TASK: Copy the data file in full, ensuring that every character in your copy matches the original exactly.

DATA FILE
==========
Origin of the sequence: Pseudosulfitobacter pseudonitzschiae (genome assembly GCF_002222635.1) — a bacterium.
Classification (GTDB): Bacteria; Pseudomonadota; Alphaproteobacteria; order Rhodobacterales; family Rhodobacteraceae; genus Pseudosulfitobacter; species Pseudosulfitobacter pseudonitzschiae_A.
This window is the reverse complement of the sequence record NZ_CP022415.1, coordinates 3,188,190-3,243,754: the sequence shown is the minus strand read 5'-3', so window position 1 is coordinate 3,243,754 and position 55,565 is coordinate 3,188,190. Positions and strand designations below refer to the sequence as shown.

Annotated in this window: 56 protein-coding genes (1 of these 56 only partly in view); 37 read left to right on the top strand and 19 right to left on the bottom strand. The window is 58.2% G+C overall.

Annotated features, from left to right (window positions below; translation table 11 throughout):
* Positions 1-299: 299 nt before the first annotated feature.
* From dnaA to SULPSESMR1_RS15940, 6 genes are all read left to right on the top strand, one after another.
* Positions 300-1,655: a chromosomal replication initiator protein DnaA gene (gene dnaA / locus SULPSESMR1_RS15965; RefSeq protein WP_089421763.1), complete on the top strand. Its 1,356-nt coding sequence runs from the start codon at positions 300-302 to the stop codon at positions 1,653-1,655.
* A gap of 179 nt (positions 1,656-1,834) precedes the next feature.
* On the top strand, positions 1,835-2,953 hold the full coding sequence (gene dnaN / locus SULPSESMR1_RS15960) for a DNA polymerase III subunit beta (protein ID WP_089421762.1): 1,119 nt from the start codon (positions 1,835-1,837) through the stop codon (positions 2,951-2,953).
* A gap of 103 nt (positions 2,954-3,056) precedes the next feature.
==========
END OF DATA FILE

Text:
Origin of the sequence: Pseudosulfitobacter pseudonitzschiae (genome assembly GCF_002222635.1) — a bacterium.
Classification (GTDB): Bacteria; Pseudomonadota; Alphaproteobacteria; order Rhodobacterales; family Rhodobacteraceae; genus Pseudosulfitobacter; species Pseudosulfitobacter pseudonitzschiae_A.
This window is the reverse complement of the sequence record NZ_CP022415.1, coordinates 3,188,190-3,243,754: the sequence shown is the minus strand read 5'-3', so window position 1 is coordinate 3,243,754 and position 55,565 is coordinate 3,188,190. Positions and strand designations below refer to the sequence as shown.

Annotated in this window: 56 protein-coding genes (1 of these 56 only partly in view); 37 read left to right on the top strand and 19 right to left on the bottom strand. The window is 58.2% G+C overall.

Annotated features, from left to right (window positions below; translation table 11 throughout):
* Positions 1-299: 299 nt before the first annotated feature.
* From dnaA to SULPSESMR1_RS15940, 6 genes are all read left to right on the top strand, one after another.
* Positions 300-1,655: a chromosomal replication initiator protein DnaA gene (gene dnaA / locus SULPSESMR1_RS15965; RefSeq protein WP_089421763.1), complete on the top strand. Its 1,356-nt coding sequence runs from the start codon at positions 300-302 to the stop codon at positions 1,653-1,655.
* A gap of 179 nt (positions 1,656-1,834) precedes the next feature.
* On the top strand, positions 1,835-2,953 hold the full coding sequence (gene dnaN / locus SULPSESMR1_RS15960) for a DNA polymerase III subunit beta (protein ID WP_089421762.1): 1,119 nt from the start codon (positions 1,835-1,837) through the stop codon (positions 2,951-2,953).
* A gap of 103 nt (positions 2,954-3,056) precedes the next feature.